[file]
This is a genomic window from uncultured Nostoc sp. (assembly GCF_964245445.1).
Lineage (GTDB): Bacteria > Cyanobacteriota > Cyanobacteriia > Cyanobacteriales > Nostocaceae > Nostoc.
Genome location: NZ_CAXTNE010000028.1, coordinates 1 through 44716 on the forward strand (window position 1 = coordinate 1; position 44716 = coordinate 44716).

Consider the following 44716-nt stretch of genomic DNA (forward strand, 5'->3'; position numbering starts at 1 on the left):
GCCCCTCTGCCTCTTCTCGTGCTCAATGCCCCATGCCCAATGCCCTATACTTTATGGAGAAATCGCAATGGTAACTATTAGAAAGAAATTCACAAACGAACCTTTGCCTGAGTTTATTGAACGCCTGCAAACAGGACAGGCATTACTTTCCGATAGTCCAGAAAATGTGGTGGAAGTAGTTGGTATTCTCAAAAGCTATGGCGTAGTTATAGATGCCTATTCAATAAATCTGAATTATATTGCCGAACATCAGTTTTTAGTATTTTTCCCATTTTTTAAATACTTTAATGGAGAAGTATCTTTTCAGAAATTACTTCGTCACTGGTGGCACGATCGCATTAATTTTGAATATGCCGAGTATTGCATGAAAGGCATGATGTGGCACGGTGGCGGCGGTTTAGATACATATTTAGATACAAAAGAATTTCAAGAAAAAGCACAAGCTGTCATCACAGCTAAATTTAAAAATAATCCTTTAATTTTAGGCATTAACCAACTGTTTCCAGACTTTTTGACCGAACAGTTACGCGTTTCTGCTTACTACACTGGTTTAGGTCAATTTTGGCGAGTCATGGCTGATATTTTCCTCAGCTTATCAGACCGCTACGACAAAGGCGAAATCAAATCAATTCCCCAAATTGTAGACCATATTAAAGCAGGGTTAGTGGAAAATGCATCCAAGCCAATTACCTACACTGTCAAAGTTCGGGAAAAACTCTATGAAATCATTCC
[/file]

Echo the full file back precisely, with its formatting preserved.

This is a genomic window from uncultured Nostoc sp. (assembly GCF_964245445.1).
Lineage (GTDB): Bacteria > Cyanobacteriota > Cyanobacteriia > Cyanobacteriales > Nostocaceae > Nostoc.
Genome location: NZ_CAXTNE010000028.1, coordinates 1 through 44716 on the forward strand (window position 1 = coordinate 1; position 44716 = coordinate 44716).

Consider the following 44716-nt stretch of genomic DNA (forward strand, 5'->3'; position numbering starts at 1 on the left):
GCCCCTCTGCCTCTTCTCGTGCTCAATGCCCCATGCCCAATGCCCTATACTTTATGGAGAAATCGCAATGGTAACTATTAGAAAGAAATTCACAAACGAACCTTTGCCTGAGTTTATTGAACGCCTGCAAACAGGACAGGCATTACTTTCCGATAGTCCAGAAAATGTGGTGGAAGTAGTTGGTATTCTCAAAAGCTATGGCGTAGTTATAGATGCCTATTCAATAAATCTGAATTATATTGCCGAACATCAGTTTTTAGTATTTTTCCCATTTTTTAAATACTTTAATGGAGAAGTATCTTTTCAGAAATTACTTCGTCACTGGTGGCACGATCGCATTAATTTTGAATATGCCGAGTATTGCATGAAAGGCATGATGTGGCACGGTGGCGGCGGTTTAGATACATATTTAGATACAAAAGAATTTCAAGAAAAAGCACAAGCTGTCATCACAGCTAAATTTAAAAATAATCCTTTAATTTTAGGCATTAACCAACTGTTTCCAGACTTTTTGACCGAACAGTTACGCGTTTCTGCTTACTACACTGGTTTAGGTCAATTTTGGCGAGTCATGGCTGATATTTTCCTCAGCTTATCAGACCGCTACGACAAAGGCGAAATCAAATCAATTCCCCAAATTGTAGACCATATTAAAGCAGGGTTAGTGGAAAATGCATCCAAGCCAATTACCTACACTGTCAAAGTTCGGGAAAAACTCTATGAAATCATTCC